The water in the base reservoir 26 communicates with a humidification device 28, which is located within the base unit 12. In a preferred embodiment, the humidification device 28 is an ultrasonic transducer 29 attached to the base unit 12 between the bottom portion 18 and the tray portion 20. The ultrasonic transducer 29 includes a vibrating plate 30, which extends through an opening 31 formed in the floor 25 of the tray portion 20 to be in contact with the water contained in the tray portion reservoir 26. The ultrasonically vibrating plate 30 vaporizes the water within the reservoir 26 to produce a vapor or mist, which rises into the vortex unit 16 in a manner described in more detail below.

In alternative embodiments, the humidification device 28 can be of any type well known in the art, such as a heating coil, an inductive element, or an evaporative wick, which causes the evaporating, nebulizing, heating or misting of the water. In addition, throughout this specification the terms vaporize and vaporization are used to refer to the process of transforming water to a gas-like state such as a vapor, a mist or a fine spray so that it way be dispersed to the surrounding air and increase the water content thereof.

A fan assembly 44 is also provided within the base unit 12 for creating an airflow within the humidifier. The fan assembly 44 includes a motor 46, a propeller 48 and a transformer 50. The motor 46 is preferably an electric motor which is mounted to the base unit 12 between the bottom portion 18 and the tray portion 20. The propeller 48 is rotatably received in a cowl portion 47 of the base bottom portion 18 and initially draws relatively dry air in through the air inlet 29 of the base unit rear cover portion 22. Air drawn into the base unit 12 by the fan assembly 44 is forced upwardly through the opening 54 of the tray portion 20 and out through the angularly oriented outlet 33 of the nozzle 32. As will be discussed in further detail below, the airflow passing through the tray portion 20 is mixed with the water vapor generated in the reservoir 26 before exiting through a vortex chamber outlet 52 provided at an upper end of the vortex unit 16.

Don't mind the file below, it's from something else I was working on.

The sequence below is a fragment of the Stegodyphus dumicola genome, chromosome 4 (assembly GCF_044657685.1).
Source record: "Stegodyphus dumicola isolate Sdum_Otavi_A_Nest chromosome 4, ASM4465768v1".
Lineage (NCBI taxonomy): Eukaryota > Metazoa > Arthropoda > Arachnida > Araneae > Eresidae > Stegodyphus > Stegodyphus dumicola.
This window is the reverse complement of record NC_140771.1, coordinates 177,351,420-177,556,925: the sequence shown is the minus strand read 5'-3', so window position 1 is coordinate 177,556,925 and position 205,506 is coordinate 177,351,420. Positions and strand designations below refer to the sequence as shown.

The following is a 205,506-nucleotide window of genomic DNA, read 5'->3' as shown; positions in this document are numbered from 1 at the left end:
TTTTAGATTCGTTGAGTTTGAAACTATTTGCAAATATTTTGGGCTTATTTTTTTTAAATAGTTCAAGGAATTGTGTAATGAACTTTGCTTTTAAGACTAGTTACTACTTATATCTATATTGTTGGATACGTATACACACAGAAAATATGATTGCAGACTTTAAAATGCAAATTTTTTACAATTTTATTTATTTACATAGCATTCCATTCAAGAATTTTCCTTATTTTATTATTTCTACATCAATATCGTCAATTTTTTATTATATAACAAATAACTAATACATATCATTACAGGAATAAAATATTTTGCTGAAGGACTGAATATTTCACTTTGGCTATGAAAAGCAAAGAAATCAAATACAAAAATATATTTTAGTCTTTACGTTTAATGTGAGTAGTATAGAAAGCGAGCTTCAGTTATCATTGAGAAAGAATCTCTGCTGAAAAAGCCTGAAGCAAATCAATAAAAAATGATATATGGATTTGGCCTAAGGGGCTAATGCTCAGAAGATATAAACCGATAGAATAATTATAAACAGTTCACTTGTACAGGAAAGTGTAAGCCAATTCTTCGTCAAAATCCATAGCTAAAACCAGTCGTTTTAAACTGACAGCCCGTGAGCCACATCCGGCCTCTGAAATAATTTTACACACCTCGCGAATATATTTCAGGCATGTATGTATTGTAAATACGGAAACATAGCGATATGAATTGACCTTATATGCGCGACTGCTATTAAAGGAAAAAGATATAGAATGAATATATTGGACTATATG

Referring now to FIG. 5, the water tank assembly 14 includes a tank 36, a tank cap 38 positioned over an opening formed at the top of the tank and a valve assembly 40 mounted at an opening formed in the bottom of the tank. The opening at the top of the tank 36 serves as a filling port and the opening at the bottom of the tank serves as a water exiting port. The water tank assembly 14 can also include a handle 41 to facilitate removal and refilling of the tank 36.

The valve assembly 40 is of a type well known in the art which prevents water from flowing from the tank 36 when it is outside the base unit 12, but allows water to exit the tank when the tank is inserted in the base. In this regard, the valve assembly 40 is engageable with a valve actuator 42, provided in the base unit 12, for permitting water to exit the tank 36 to flow into the base reservoir 26. As shown in FIG. 3, the valve actuator 42 is preferably a protrusion or button-type member provided in the tray portion 20 of the base unit 12 and extending upwardly from the bottom of the reservoir 26. The valve actuator 42 is positioned within the reservoir 26 such that it aligns with the valve assembly 40 when the tank unit 14 is seated within the base unit 12. Additionally, a float 43 may be provided with the valve actuator 42 for the purpose of closing the valve assembly 40 of the tank unit 14.